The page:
Enhancing Diagnosis of Mild Traumatic Brain Injury with Biomarker Blood Tests: Why You Need an Experienced Personal Injury Lawyer if You Sustain a Brain Injury in an Accident

October 26, 2023, Kitchener, Ontario

Posted by: Robert Deutschmann, Personal Injury Lawyer

Mild traumatic brain injuries (mTBI), commonly known as concussions, have long presented a challenge for medical professionals. The diagnosis of mTBI has traditionally relied on subjective observations of physical signs and self-reported symptoms. This approach is often limited by its subjectivity and the subtlety of the symptoms. However, recent research has brought hope for a more accurate and objective diagnosis of mTBI through the use of biomarker blood tests.

A study led by Monash University and The Alfred Emergency Department in Melbourne, Australia, has made significant strides in this field. The study, published in the Journal Neurology, focused on a combination of biomarkers, including interleukin-6 (IL-6), glial fibrillary acidic protein (GFAP), and ubiquitin C-terminal hydrolase L1 (UCH-L1). This combination of protein biomarkers has shown remarkable discriminatory ability, particularly in patients with mTBI who are under the age of 50 and presented to an emergency department within six hours of the injury.

The Challenge of Diagnosing Mild Traumatic Brain Injury

Diagnosing mTBI has been historically challenging. Clinicians have relied on often-subjective observations of physical signs and self-reported symptoms, neither of which are specific to mTBI and can evolve rapidly. This subjective nature of diagnosis can result in patients being discharged without a definitive diagnosis, leading to potential complications down the road.

The lead investigator of the study, Dr. Stuart McDonald, highlighted the difficulties in diagnosing mTBI and the significance of their findings: "Concussion diagnosis is notoriously challenging because of the subjective nature of physical signs and symptoms, which are often subtle and rapidly changing. Our findings showed that the panel of biomarkers we assessed performed really well, even in patients who lacked the more overt signs of concussion, such as loss of consciousness or post-traumatic amnesia."

The Promise of Biomarker Blood Tests in mTBI Diagnosis

In 2018, the United States Food and Drug Administration (FDA) approved a blood test using the Banyan Brain Trauma Indicator, which measures GFAP and UCH-L1. This test aimed to determine the necessity of a CT scan in cases of suspected mTBI. While it represented a significant step forward in mTBI diagnosis, researchers in the recent study were determined to find a better combination of biomarkers that could provide even more accurate results.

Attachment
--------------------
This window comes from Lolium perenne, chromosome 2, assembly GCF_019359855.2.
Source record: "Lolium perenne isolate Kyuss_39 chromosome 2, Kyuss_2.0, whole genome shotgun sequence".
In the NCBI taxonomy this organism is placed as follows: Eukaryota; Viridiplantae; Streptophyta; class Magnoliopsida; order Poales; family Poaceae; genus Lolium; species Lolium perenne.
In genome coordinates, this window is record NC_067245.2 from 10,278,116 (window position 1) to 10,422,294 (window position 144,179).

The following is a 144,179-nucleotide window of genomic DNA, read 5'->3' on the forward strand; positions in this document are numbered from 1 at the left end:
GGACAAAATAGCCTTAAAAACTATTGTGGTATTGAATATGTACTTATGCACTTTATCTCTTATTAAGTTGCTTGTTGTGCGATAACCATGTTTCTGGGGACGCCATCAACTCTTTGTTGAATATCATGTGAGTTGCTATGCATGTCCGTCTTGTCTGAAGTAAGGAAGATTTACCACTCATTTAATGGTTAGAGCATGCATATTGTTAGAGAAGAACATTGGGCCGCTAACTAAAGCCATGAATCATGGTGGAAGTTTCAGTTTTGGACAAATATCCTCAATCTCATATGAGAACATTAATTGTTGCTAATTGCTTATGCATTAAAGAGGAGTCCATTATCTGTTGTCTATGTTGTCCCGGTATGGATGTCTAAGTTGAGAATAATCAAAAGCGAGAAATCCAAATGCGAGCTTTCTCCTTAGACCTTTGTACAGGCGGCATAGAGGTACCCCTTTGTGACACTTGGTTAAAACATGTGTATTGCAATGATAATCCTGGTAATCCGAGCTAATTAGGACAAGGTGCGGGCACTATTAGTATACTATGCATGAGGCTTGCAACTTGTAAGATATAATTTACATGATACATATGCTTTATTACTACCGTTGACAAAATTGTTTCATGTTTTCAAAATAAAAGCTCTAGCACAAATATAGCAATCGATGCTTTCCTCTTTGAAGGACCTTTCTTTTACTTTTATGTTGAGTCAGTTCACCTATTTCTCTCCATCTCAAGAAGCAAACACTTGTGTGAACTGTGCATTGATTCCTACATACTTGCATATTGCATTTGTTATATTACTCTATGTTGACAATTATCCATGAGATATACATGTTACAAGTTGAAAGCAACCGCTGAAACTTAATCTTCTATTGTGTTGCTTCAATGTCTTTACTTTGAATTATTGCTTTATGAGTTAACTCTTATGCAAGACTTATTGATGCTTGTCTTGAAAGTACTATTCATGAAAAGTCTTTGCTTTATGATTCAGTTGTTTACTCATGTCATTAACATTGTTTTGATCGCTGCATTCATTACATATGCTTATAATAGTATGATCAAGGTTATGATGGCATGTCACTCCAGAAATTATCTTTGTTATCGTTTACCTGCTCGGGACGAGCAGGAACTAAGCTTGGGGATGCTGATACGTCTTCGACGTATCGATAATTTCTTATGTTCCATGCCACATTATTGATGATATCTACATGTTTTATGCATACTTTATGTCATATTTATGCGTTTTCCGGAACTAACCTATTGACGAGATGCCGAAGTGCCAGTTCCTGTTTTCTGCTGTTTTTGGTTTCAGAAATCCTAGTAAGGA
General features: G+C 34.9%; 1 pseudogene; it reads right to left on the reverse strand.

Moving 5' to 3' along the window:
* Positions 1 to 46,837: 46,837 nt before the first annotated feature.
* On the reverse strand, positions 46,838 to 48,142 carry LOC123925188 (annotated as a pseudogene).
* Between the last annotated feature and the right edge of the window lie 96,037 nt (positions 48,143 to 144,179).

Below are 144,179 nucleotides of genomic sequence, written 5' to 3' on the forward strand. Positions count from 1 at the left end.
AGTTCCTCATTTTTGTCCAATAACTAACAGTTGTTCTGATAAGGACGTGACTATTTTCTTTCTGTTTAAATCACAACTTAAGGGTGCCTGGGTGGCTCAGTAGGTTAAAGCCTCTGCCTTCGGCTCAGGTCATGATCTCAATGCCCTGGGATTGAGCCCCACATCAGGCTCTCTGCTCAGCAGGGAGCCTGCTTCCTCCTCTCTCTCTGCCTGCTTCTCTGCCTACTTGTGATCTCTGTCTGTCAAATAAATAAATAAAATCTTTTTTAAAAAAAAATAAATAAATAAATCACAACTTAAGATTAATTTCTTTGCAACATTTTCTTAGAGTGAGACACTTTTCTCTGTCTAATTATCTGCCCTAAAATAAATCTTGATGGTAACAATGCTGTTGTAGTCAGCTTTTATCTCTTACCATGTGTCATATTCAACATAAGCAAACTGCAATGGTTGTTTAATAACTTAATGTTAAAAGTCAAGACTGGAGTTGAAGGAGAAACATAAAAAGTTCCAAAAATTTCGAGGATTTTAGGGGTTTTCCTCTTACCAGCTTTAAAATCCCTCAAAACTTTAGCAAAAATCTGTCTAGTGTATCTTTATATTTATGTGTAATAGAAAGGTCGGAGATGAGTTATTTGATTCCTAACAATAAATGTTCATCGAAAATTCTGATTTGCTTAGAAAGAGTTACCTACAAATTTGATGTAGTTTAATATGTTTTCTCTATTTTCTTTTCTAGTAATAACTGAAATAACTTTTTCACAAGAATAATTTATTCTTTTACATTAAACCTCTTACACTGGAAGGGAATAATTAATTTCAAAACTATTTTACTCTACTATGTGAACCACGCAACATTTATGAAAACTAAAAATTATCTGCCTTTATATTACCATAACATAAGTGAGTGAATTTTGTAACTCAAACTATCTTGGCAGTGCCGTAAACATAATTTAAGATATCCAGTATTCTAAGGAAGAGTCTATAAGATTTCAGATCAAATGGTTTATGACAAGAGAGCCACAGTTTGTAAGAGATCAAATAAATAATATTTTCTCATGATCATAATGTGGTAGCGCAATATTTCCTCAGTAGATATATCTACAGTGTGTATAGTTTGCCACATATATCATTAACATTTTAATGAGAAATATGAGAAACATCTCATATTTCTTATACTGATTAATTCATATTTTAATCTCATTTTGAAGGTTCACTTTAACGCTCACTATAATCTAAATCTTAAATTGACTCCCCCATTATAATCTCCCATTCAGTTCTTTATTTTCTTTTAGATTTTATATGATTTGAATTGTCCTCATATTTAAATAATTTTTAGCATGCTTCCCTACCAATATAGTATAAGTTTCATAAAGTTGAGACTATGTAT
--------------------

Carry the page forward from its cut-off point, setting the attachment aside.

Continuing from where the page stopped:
The combination of IL-6, GFAP, and UCH-L1 emerged as a promising trio of biomarkers for mTBI diagnosis. This combination exhibited both sensitivity and specificity in distinguishing mTBI patients who did not present with significant symptoms and even those who lacked the more overt signs of concussion. In essence, this means that even when the symptoms of mTBI are subtle, this biomarker combination can offer a reliable means of diagnosis.

The Legal Implications in Ontario

In a legal context, the development of a more accurate and objective diagnostic tool for mTBI is significant. In Ontario, like many other jurisdictions, personal injury law cases often involve mTBI. These cases frequently arise from various accidents, including car accidents, slip and falls, and workplace incidents. The challenge in legal cases frequently revolves around proving the existence and impact of mTBI.

The introduction of a reliable blood test for mTBI diagnosis can have substantial legal implications. It can provide concrete medical evidence of the injury, making it easier for individuals to establish causation between the accident and the injury. This development is especially relevant in personal injury claims where plaintiffs must demonstrate the extent of their damages, including medical expenses, lost income, and pain and suffering.

The use of biomarker blood tests could expedite the diagnosis and treatment of mTBI, potentially preventing long-term complications. This, in turn, could influence the calculation of damages and the legal outcomes of mTBI cases in Ontario, ensuring that individuals receive the compensation they deserve

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About Deutschmann Law

Deutschmann Law serves South-Western Ontario with offices in Kitchener-Waterloo, Cambridge, Woodstock, Brantford, Stratford and Ayr. The law practice of Robert Deutschmann focuses almost exclusively in personal injury and disability insurance matters. For more information, please visit www.deutschmannlaw.com or call us at 1-519-742-7774.

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